Are Biofuels Good for African Development? An Analytical Framework with Evidence from Mozambique and Tanzania
AbstractMany low income countries in Africa are optimistic that producing biofuels domestically will not only reduce their dependence on imported fossil fuels, but also stimulate economic development, particularly in poorer rural areas. Skeptics, on the other hand, view biofuels as a threat to food security in the region and as a landgrabbing opportunity for foreign investors. As a result of this ongoing debate, national biofuels task forces have been asked to evaluate both the viability of domestic biofuels production and its broader implications for economic development. To guide these complex evaluations, this paper presents an analytical framework that prioritizes different aspects of a comprehensive national assessment and identifies suitable evaluation methods. The findings from recent assessments for Mozambique and Tanzania are used to illustrate the framework. While these two country studies found that biofuels investments could enhance development, their experiences highlight potential tradeoffs, especially at the macroeconomic and environmental levels, where further research is needed.
Download InfoIf you experience problems downloading a file, check if you have the proper application to view it first. In case of further problems read the IDEAS help page. Note that these files are not on the IDEAS site. Please be patient as the files may be large.
Bibliographic InfoPaper provided by World Institute for Development Economic Research (UNU-WIDER) in its series Working Paper Series with number wp2010-110.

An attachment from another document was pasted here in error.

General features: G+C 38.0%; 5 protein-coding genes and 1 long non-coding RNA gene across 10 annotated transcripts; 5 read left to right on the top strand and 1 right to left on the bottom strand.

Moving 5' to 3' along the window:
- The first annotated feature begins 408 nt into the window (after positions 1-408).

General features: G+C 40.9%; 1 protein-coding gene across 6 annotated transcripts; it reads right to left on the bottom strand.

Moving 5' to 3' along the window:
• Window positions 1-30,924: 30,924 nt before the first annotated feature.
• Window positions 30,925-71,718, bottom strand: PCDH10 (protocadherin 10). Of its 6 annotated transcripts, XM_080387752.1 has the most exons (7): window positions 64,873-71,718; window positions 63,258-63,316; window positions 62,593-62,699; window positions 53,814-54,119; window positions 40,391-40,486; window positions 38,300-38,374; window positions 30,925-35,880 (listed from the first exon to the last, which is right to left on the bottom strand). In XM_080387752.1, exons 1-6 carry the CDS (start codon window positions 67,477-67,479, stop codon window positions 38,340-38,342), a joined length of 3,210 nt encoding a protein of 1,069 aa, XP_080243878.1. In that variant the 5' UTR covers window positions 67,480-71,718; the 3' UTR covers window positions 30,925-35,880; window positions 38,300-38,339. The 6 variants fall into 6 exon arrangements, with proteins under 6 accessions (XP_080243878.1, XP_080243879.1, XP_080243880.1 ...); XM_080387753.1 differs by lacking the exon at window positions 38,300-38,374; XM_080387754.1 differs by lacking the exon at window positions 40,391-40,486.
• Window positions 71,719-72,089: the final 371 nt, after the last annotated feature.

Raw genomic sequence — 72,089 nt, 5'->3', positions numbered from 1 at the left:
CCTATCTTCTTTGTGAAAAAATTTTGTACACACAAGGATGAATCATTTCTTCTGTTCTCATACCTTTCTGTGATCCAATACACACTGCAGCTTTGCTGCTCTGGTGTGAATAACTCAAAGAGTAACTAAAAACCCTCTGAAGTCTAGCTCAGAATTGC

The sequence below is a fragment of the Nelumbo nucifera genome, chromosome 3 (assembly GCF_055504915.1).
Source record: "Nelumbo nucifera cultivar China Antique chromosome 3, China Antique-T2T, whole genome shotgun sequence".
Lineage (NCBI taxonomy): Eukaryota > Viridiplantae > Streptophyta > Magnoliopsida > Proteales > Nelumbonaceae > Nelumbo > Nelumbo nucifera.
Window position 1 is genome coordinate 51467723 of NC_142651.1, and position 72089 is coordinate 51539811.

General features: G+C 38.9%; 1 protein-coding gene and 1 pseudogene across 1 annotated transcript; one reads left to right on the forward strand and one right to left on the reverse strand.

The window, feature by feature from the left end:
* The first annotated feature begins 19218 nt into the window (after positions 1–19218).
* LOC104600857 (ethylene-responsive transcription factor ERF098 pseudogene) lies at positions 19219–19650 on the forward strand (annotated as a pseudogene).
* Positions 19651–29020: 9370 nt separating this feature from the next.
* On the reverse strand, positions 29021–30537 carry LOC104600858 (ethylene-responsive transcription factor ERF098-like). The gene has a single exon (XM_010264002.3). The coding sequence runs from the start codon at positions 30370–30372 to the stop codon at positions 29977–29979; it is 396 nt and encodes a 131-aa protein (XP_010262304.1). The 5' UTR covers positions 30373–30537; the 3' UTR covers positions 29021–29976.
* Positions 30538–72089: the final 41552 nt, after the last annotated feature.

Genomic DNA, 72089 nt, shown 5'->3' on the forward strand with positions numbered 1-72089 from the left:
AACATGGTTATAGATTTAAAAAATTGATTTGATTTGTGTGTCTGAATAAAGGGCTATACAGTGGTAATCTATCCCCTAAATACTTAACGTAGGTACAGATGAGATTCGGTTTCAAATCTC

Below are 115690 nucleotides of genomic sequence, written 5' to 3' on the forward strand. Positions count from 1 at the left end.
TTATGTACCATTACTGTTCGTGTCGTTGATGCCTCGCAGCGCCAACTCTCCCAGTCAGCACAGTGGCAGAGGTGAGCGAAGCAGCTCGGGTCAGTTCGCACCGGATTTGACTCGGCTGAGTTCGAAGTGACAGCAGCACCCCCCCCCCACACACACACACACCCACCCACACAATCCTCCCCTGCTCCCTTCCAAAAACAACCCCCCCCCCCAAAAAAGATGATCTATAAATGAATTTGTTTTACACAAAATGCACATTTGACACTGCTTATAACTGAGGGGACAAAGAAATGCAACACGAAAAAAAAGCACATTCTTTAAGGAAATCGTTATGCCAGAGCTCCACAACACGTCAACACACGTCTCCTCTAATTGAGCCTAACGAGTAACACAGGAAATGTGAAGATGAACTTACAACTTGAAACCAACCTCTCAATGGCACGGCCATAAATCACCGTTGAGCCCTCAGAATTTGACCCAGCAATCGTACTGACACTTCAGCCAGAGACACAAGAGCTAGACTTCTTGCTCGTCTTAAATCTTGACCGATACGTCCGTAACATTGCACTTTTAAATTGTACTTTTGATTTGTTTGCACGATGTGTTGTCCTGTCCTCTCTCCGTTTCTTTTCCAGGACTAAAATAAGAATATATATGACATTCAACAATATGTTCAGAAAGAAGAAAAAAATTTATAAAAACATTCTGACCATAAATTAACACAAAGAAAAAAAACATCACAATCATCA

Length: 20 pages
Date of creation: 2010
Date of revision:
biofuels; economic development; food security; poverty; Africa;
This paper has been announced in the following NEP Reports:
- NEP-AFR-2010-12-04 (Africa)
- NEP-AGR-2010-12-04 (Agricultural Economics)
- NEP-ALL-2010-12-04 (All new papers)
- NEP-ENE-2010-12-04 (Energy Economics)
- NEP-ENV-2010-12-04 (Environmental Economics)
Please report citation or reference errors to , or , if you are the registered author of the cited work, log in to your RePEc Author Service profile, click on "citations" and make appropriate adjustments.:
- Channing Arndt & Rui Benfica & Nelson Maximiano & Antonio M. D. Nucifora & James T. Thurlow, 2008. "Higher fuel and food prices: impacts and responses for Mozambique," Agricultural Economics, International Association of Agricultural Economists, vol. 39(s1), pages 497-511, November.
- Arndt, Channing & Benfica, Rui & Thurlow, James, 2011.
"Gender Implications of Biofuels Expansion in Africa: The Case of Mozambique,"
Elsevier, vol. 39(9), pages 1649-1662, September.
- Arndt, Channing & Benfica, Rui M.S. & Thurlow, James, 2012. "Gender Implications of Biofuels Expansion in Africa: The Case of Mozambique," 2012 Conference, August 18-24, 2012, Foz do Iguacu, Brazil 125395, International Association of Agricultural Economists.
- Ferede, Tadele & Gebreegziabher, Zenebe & Mekonnen, Alemu & Guta, Fantu & Levin, Jörgen & Köhlin, Gunnar, 2013. "Biofuels, Economic Growth, and the External Sector in Ethiopia: A Computable General Equilibrium Analysis," Discussion Papers dp-13-08-efd, Resources For the Future.
- Negash, Martha, 2012.
"Biofuels and Food Security: Micro-evidence from Ethiopia,"
2012 Conference, August 18-24, 2012, Foz do Iguacu, Brazil
126793, International Association of Agricultural Economists.
- Martha Negash & Jo Swinnen, 2012. "Biofuels and Food Security: Micro-evidence from Ethiopia," LICOS Discussion Papers 31912, LICOS - Centre for Institutions and Economic Performance, KU Leuven.
For technical questions regarding this item, or to correct its authors, title, abstract, bibliographic or download information, contact: (Bruck Tadesse).
If references are entirely missing, you can add them using this form.